By the time I was at my appointment at the data consultancy, I was a nervous mess. It didn’t help that the boyish looking data consultant had an “In Training” sticker next to his name tag.
An average of 1.8 years and a median of .8, the data consultant muttered half to himself as he viewed the results on his computer. I stared at him blankly.
He turned to me and cleared his throat. We have this predictive model that’s been trained on tons of couples, and there’s thousands of them that are reasonably similar to you and your partner: couples between the ages of 25 and 30, Chinese male — Korean female ethnic combination, similar responses to the questionnaire, 4th time re-registering, the whole works. And on average, their relationships last 1.8 years or a median of .8 years after the 4th re-registration.
I frowned. That doesn’t sound too good to m-
The consultant interrupted. My job here isn’t to make a value judgment one way or another. Anyways, I’ve just emailed you the exact distribution of potential outcomes for your relationship. You can look at that later.
I pulled out my watch and began looking over the summary statistics and visualizations that he had sent me.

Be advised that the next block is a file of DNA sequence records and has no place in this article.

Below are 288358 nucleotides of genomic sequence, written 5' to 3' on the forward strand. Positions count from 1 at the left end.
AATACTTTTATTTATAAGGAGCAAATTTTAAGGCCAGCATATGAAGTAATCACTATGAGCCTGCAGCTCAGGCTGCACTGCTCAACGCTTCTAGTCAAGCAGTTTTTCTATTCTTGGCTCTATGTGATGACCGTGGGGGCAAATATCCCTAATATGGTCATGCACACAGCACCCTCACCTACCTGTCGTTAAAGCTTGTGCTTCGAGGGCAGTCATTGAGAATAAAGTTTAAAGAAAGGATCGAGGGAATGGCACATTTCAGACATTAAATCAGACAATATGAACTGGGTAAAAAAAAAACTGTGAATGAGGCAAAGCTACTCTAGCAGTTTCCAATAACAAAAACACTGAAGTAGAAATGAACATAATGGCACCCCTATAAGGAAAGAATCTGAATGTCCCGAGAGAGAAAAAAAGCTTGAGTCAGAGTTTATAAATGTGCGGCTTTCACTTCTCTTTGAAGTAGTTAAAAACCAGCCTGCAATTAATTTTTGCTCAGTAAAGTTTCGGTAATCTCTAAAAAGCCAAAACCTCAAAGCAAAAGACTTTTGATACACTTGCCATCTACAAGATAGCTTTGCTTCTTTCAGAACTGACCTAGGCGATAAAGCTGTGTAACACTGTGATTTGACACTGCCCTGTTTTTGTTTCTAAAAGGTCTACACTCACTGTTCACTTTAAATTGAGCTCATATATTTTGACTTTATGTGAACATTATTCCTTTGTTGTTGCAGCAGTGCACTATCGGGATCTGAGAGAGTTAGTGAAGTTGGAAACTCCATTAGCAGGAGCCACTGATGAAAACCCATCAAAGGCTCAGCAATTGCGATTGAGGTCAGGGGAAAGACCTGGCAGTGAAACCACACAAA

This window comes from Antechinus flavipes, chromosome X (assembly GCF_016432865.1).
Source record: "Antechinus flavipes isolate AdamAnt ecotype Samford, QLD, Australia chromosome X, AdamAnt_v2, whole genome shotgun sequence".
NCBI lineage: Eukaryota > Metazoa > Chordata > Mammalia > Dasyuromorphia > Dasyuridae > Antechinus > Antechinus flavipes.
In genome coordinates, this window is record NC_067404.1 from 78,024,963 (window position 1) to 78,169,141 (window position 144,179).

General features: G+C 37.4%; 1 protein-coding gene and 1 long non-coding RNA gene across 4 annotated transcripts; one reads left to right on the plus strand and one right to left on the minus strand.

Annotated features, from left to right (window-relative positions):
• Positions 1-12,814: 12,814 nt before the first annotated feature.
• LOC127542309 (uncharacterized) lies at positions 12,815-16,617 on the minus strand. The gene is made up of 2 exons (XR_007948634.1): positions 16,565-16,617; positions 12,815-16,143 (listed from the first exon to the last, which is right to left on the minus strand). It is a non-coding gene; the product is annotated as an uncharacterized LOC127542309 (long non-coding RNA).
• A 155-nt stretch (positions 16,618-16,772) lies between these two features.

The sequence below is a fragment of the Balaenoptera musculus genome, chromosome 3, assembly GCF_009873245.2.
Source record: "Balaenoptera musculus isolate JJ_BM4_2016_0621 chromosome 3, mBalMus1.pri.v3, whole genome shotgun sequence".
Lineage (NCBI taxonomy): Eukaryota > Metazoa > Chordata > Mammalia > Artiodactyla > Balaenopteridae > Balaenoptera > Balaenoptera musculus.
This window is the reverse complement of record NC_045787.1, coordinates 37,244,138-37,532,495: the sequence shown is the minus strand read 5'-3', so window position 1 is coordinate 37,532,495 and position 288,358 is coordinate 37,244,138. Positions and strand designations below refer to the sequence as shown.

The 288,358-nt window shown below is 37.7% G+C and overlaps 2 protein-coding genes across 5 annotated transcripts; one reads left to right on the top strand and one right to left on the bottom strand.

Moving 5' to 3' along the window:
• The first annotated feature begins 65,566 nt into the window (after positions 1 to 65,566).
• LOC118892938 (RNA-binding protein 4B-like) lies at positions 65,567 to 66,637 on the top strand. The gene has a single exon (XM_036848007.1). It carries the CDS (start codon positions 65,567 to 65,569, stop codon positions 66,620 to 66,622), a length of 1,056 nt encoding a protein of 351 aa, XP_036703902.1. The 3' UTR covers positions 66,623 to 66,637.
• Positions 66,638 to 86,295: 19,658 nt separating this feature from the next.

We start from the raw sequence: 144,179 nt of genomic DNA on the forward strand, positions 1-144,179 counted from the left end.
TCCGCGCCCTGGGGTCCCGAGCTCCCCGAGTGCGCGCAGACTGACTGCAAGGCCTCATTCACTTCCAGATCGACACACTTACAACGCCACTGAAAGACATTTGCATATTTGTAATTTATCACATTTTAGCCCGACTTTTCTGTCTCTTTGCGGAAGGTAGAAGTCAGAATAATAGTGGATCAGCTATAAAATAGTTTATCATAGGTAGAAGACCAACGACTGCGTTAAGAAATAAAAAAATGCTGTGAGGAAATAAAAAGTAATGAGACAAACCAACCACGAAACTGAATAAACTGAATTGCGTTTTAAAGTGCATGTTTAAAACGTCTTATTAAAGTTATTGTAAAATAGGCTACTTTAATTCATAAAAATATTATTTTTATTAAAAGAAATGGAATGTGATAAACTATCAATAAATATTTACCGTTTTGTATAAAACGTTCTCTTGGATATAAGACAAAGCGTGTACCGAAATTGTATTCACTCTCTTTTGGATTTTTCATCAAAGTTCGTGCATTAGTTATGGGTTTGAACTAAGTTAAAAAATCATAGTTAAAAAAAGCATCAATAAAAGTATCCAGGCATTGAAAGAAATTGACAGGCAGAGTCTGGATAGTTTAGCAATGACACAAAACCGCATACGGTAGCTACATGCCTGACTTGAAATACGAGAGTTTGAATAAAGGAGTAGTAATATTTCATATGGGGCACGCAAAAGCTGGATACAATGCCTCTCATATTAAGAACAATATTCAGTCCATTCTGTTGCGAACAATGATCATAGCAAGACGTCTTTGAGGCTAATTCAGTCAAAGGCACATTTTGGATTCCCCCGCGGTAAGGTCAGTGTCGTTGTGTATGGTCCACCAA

Um, is that it, I asked.
Ah, he said. The consultant pulled out a worn, wrinkled pamphlet that he began to read from. While it’s not my job to provide you with a recommendation, it is my fiduciary duty to help you gain as much possible information before making this re-registration decision. Now, there’s a lot of data out there that can help you see how good of a fit you and insert partner name here…
Sara, I said.
Yes, Sara… Anyways, using your social media data, I can help you find a set of highly compatible potential partners that are in reasonably close proximity. You can then view the compatibility scores of these potential partners alongside the compatibility score that I assign to Sara. With that information in hand -
By then, I had tuned out. If I were to find out that Sara and I had an absurdly high compatibility score, would I feel more confident in our relationship? And if we didn’t, did that mean we should move onto new partners, to be with people that we shared a higher compatibility score with?
Then, it clicked. I got up and began walking out of the office. The consultant must have thought I was upset about the results he had shared, but as I left the office, I couldn’t stop smiling.
Sure, there would be other people that I would have a higher compatibility score with. And it would be the same for Sara. After all, there were billions of people in the world.